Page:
Bronwyn Greer was understandably dismayed when she learned that her ATP tour event—the Fayez Sarofim & Co. U.S. Men’s Clay Court Championship—had gone down to defeat this year against the dreaded coronavirus. Greer was looking forward to celebrating her fifth year as tournament director in Houston before it was canceled.
Her community annually embraces the event as more than just another tennis tournament. As John Isner puts it, “People go there and gather. It is the place to be in Houston that week.”
Greer is heartbroken about the cancellation of the 2020 edition.
“It was absolutely gut-wrenching. No question it was the right call,” she says. “But that doesn’t make it any less heartbreaking.”
Bob Bryan, alongside twin brother Mike, has taken the doubles crown in Houston on six occasions.
“There is so much intimacy at the River Oaks Country Club,” he says. “It is very cozy and a beautiful, historic place. It is so nice to play a tournament at a venue which is not sterilized or built up. But it is also such a grand social scene with tennis being just one part of the show.”
He then elaborated on that theme.
“There is a Ladies Day and a Fashion show and our band [The Bryan Bros Band, with Bob on keyboard and Mike on drums and guitar] plays there on Thursday night by the pool as soon as the matches are over. We always look forward to rocking that gig. We have our musician friends join us for the week. We do rehearsals in the evenings when we don’t have a match.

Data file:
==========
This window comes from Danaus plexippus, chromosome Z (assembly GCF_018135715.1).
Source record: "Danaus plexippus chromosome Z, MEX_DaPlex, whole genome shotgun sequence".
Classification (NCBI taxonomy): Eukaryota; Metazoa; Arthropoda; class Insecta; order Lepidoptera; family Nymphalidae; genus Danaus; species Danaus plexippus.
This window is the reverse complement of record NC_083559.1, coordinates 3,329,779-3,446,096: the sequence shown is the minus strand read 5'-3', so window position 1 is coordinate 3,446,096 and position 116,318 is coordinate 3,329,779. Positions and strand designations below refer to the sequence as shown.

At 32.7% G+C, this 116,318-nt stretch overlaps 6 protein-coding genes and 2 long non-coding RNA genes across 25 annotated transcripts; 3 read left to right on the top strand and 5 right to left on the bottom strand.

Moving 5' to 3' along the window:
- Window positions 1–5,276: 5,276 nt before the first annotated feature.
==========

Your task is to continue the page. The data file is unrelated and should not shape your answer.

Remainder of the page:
“We are playing tennis in such a relaxed and quiet environment with everyone dressed to the nines. It has a kind of Kentucky Derby feel to it.”
Jared Wickerham/US Clay
No doubt that the tournament is different on a multitude of entertainment levels, but the fact remains that strictly from a tennis standpoint, its history is extraordinary. The U.S. Men's Clay Court Championship began in 1910, and has been held in 21 different U.S. cities. In 2000, it came to Houston, at the Westside Tennis Club. Since 2008, it has remained in the same city, but has been played at storied River Oaks Country Club.
The honor roll of the event’s champions is astounding. Bill Tilden took the title seven times between 1918 and 1927, and other American standouts, including Ellsworth Vines and Bobby Riggs (1936-38), claimed the top honor. Thereafter, luminaries Pancho Segura, Pancho Gonzalez and Tony Trabert were victorious, followed by Chuck McKinley, Dennis Ralston, Arthur Ashe and Cliff Richey. Jimmy Connors was a four-time victor, and as the years passed, Ivan Lendl, Mats Wilander, Michael Chang and Jim Courier all triumphed on the dirt at different venues. Over the past two decades, Andy Roddick (three times), Andre Agassi, Lleyton Hewitt and John Isner have all garnered this coveted title.
River Oaks, meanwhile, hosted a highly regarded tournament of its own, starting in 1931 up until 2007. Until the mid ‘80s, it was an official tournament, becoming part of the WCT circuit from 1970-84. Thereafter, it was a still popular exhibition which was taken seriously by the players. In its heyday, it had a similarly sterling cast of champions including Jack Kramer, Manuel Santana, Rod Laver, Roy Emerson and Ken Rosewall. That only adds to the luster of the ATP 250 tournament today.